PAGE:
Will humans be the next to suffer from melting ice?
Will humans be the next to suffer from melting ice?

The Arizona Senior Academy is presenting a discussion on Global Climate Change (GCC) at 3:30 p.m. Friday (April 15) as the final segment of the Foreign Policy Association’s annual Great Decisions program.

Climate change is changing the world.  Arctic sea ice and Greenland land ice are melting.  Antarctic ice is thinning, with massive ice sheets close to breaking away.  If trends continue, ocean levels will rise three feet in the next few decades, afflicting island populations and coastal cities worldwide.

Land effects are similarly enormous. Pine forests are changing to broadleaf forests.  Major crop lands of prairie states will become drier.  Snow and rain patterns are changing, hitting Western states hard.  Water from the Colorado River, already seriously over-allocated, is less assured than any time in history.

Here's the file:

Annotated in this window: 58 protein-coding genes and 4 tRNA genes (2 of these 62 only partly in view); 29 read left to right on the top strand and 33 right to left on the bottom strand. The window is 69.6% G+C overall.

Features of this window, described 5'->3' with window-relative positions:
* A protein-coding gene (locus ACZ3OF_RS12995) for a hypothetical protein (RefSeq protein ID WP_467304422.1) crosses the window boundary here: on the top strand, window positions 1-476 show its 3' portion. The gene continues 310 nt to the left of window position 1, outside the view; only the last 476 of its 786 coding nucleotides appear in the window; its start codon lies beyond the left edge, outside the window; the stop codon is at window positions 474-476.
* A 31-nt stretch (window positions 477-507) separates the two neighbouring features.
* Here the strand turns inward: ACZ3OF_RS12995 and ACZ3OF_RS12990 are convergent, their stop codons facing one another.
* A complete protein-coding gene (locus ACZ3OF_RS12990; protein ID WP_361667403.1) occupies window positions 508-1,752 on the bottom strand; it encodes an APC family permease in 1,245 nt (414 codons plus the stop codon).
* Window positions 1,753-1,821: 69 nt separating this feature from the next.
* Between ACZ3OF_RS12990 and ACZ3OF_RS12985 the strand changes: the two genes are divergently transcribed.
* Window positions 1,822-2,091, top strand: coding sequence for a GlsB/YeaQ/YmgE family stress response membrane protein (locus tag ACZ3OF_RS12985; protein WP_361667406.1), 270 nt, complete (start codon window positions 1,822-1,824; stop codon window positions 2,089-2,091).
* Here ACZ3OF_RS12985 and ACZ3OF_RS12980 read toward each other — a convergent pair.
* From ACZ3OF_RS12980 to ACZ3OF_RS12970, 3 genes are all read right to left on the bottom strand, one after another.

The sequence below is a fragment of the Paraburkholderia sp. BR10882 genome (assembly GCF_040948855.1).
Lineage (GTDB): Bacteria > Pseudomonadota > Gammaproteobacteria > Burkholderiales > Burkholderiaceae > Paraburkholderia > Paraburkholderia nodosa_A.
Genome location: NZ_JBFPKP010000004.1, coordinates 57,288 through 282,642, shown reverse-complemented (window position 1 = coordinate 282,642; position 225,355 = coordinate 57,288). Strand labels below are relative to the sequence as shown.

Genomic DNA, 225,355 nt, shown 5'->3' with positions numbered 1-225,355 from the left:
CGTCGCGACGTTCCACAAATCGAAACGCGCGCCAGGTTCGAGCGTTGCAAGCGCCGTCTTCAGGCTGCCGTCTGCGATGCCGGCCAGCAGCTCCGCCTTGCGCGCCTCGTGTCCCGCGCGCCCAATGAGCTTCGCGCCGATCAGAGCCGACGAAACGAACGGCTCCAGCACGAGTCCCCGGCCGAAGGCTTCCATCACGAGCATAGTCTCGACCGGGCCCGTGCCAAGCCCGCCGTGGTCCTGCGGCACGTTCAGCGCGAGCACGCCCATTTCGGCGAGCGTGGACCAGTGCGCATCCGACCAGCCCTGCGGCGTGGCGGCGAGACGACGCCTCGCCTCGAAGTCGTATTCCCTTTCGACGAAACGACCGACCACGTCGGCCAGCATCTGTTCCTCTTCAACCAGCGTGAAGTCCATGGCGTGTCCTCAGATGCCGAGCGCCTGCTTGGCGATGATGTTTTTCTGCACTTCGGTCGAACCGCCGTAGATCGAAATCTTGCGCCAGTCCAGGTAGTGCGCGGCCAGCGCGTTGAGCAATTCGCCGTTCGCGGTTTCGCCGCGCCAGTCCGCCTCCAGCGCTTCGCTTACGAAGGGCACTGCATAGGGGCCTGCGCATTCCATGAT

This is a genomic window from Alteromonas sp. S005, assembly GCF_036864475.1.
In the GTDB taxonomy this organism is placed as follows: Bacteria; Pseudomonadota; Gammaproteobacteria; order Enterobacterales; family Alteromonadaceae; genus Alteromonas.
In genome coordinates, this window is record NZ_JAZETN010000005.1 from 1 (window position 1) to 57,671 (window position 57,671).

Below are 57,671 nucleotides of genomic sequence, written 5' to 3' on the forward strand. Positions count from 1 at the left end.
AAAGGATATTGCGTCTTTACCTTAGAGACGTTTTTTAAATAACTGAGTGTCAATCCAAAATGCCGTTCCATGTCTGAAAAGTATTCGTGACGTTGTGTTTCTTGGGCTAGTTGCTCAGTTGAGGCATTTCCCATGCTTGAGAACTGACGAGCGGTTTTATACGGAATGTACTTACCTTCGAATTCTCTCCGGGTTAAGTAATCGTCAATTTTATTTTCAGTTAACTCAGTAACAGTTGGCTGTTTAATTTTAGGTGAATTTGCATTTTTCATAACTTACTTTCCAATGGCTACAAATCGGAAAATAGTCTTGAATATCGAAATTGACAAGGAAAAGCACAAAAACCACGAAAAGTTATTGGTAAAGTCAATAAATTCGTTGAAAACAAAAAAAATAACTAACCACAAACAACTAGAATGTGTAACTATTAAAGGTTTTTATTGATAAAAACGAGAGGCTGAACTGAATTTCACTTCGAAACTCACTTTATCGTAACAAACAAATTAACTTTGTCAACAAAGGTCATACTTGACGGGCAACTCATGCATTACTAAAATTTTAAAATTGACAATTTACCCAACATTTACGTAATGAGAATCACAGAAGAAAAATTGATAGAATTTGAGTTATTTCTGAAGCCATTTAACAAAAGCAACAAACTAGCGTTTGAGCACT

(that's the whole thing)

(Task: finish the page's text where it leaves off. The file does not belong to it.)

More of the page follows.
After a summary of written material provided by the Foreign Policy Association, a short video will be shown, followed by a discussion of the global challenges posed by climate change. Friday’s volunteer discussion leader is Ted Hullar.

The FPA video will describe the Paris Accord of December 2015 as a major step forward.  President Obama and President Xi Jinping of China will sign the accord on April 22, Earth Day.  Serious action now to stem GCC is prudent.   But key parts of the U.S. political system are either GCC-deniers or unwilling to take even simple prudent actions – like solar energy for electricity.

Major international forces are also at work.  China is a major GCC contributor and coal-user but must play a major role which conflicts with its globally-focused economic plans.

The “North-South” divide – modern industrial economies relative to developing economies – is problematic.  What is fair about “all” sharing to control GCC when developing economies are farthest behind economically and need energy for industrial growth?

Written by Ted Hullar, Academy Village Volunteer

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